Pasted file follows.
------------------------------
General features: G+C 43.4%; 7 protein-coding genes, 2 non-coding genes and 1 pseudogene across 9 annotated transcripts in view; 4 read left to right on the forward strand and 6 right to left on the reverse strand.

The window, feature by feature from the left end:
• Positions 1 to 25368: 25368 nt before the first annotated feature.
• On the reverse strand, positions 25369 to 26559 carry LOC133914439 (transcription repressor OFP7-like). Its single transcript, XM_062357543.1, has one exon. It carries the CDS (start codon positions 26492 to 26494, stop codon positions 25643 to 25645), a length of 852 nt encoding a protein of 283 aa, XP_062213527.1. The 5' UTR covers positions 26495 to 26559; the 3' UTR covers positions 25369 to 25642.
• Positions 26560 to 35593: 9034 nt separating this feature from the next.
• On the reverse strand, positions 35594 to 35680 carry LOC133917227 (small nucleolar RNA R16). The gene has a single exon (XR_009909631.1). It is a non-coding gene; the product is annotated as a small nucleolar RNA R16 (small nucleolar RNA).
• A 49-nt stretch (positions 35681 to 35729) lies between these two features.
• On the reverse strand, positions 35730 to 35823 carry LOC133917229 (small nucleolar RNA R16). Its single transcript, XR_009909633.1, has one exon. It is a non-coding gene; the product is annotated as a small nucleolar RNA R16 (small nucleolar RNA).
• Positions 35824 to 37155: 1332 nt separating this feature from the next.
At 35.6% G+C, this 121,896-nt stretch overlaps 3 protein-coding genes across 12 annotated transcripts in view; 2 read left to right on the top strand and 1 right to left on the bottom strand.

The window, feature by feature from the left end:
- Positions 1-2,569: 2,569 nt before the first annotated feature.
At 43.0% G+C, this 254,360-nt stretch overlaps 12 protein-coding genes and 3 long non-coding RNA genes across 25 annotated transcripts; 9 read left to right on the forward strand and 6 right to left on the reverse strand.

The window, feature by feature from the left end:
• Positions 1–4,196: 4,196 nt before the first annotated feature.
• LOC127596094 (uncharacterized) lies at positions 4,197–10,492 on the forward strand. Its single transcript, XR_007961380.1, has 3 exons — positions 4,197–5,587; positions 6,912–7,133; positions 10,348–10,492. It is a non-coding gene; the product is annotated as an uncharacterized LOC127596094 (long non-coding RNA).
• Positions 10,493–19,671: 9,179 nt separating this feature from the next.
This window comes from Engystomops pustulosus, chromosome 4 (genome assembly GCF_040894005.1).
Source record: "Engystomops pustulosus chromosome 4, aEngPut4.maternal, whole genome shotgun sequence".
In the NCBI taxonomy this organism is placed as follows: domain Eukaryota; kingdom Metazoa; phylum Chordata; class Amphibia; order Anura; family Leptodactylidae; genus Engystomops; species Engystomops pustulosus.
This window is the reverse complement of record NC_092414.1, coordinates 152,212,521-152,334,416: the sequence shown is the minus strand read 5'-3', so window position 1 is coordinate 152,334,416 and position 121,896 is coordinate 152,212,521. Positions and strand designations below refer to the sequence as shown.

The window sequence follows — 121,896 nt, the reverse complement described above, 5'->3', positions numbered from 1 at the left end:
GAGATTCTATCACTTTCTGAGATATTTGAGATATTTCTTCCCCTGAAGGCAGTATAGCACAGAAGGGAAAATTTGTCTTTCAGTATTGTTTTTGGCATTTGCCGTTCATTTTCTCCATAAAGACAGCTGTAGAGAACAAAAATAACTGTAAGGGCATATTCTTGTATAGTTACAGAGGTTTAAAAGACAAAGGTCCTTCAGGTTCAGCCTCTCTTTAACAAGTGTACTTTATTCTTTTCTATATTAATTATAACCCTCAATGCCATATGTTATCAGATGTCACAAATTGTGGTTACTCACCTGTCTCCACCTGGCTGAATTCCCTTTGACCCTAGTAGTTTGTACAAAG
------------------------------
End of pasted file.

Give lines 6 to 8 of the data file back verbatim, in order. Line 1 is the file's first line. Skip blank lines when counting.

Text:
• On the reverse strand, positions 35594 to 35680 carry LOC133917227 (small nucleolar RNA R16). The gene has a single exon (XR_009909631.1). It is a non-coding gene; the product is annotated as a small nucleolar RNA R16 (small nucleolar RNA).
• A 49-nt stretch (positions 35681 to 35729) lies between these two features.
• On the reverse strand, positions 35730 to 35823 carry LOC133917229 (small nucleolar RNA R16). Its single transcript, XR_009909633.1, has one exon. It is a non-coding gene; the product is annotated as a small nucleolar RNA R16 (small nucleolar RNA).